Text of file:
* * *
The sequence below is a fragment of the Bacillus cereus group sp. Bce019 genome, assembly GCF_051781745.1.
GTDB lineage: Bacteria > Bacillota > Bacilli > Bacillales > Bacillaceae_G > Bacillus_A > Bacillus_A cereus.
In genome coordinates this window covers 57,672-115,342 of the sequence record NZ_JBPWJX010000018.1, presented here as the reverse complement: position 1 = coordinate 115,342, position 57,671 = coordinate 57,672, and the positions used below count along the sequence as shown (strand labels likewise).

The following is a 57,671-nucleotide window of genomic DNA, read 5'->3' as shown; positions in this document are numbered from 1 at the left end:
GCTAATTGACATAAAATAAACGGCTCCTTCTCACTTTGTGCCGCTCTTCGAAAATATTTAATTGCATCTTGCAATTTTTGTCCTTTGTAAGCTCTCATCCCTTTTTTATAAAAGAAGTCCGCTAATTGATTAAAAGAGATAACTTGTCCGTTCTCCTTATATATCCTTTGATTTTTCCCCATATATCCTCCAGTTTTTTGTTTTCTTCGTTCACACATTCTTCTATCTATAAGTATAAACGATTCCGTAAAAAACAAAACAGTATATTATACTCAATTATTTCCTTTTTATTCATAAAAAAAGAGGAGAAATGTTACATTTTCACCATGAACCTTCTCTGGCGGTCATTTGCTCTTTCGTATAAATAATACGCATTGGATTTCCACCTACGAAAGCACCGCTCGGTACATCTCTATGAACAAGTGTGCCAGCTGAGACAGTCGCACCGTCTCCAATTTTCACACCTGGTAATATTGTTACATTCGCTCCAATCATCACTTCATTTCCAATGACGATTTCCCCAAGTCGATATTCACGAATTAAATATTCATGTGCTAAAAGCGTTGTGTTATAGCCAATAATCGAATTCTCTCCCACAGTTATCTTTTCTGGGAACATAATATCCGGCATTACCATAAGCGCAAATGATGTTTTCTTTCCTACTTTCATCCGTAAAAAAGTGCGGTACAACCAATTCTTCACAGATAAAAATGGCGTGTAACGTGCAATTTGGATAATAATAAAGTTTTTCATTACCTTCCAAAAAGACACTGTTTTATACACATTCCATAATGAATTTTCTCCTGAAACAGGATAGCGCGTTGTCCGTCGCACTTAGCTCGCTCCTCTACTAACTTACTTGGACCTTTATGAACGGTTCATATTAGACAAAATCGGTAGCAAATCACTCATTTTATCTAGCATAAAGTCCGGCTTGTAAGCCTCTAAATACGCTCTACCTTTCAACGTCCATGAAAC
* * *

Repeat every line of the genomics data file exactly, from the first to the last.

The sequence below is a fragment of the Bacillus cereus group sp. Bce019 genome, assembly GCF_051781745.1.
GTDB lineage: Bacteria > Bacillota > Bacilli > Bacillales > Bacillaceae_G > Bacillus_A > Bacillus_A cereus.
In genome coordinates this window covers 57,672-115,342 of the sequence record NZ_JBPWJX010000018.1, presented here as the reverse complement: position 1 = coordinate 115,342, position 57,671 = coordinate 57,672, and the positions used below count along the sequence as shown (strand labels likewise).

The following is a 57,671-nucleotide window of genomic DNA, read 5'->3' as shown; positions in this document are numbered from 1 at the left end:
GCTAATTGACATAAAATAAACGGCTCCTTCTCACTTTGTGCCGCTCTTCGAAAATATTTAATTGCATCTTGCAATTTTTGTCCTTTGTAAGCTCTCATCCCTTTTTTATAAAAGAAGTCCGCTAATTGATTAAAAGAGATAACTTGTCCGTTCTCCTTATATATCCTTTGATTTTTCCCCATATATCCTCCAGTTTTTTGTTTTCTTCGTTCACACATTCTTCTATCTATAAGTATAAACGATTCCGTAAAAAACAAAACAGTATATTATACTCAATTATTTCCTTTTTATTCATAAAAAAAGAGGAGAAATGTTACATTTTCACCATGAACCTTCTCTGGCGGTCATTTGCTCTTTCGTATAAATAATACGCATTGGATTTCCACCTACGAAAGCACCGCTCGGTACATCTCTATGAACAAGTGTGCCAGCTGAGACAGTCGCACCGTCTCCAATTTTCACACCTGGTAATATTGTTACATTCGCTCCAATCATCACTTCATTTCCAATGACGATTTCCCCAAGTCGATATTCACGAATTAAATATTCATGTGCTAAAAGCGTTGTGTTATAGCCAATAATCGAATTCTCTCCCACAGTTATCTTTTCTGGGAACATAATATCCGGCATTACCATAAGCGCAAATGATGTTTTCTTTCCTACTTTCATCCGTAAAAAAGTGCGGTACAACCAATTCTTCACAGATAAAAATGGCGTGTAACGTGCAATTTGGATAATAATAAAGTTTTTCATTACCTTCCAAAAAGACACTGTTTTATACACATTCCATAATGAATTTTCTCCTGAAACAGGATAGCGCGTTGTCCGTCGCACTTAGCTCGCTCCTCTACTAACTTACTTGGACCTTTATGAACGGTTCATATTAGACAAAATCGGTAGCAAATCACTCATTTTATCTAGCATAAAGTCCGGCTTGTAAGCCTCTAAATACGCTCTACCTTTCAACGTCCATGAAAC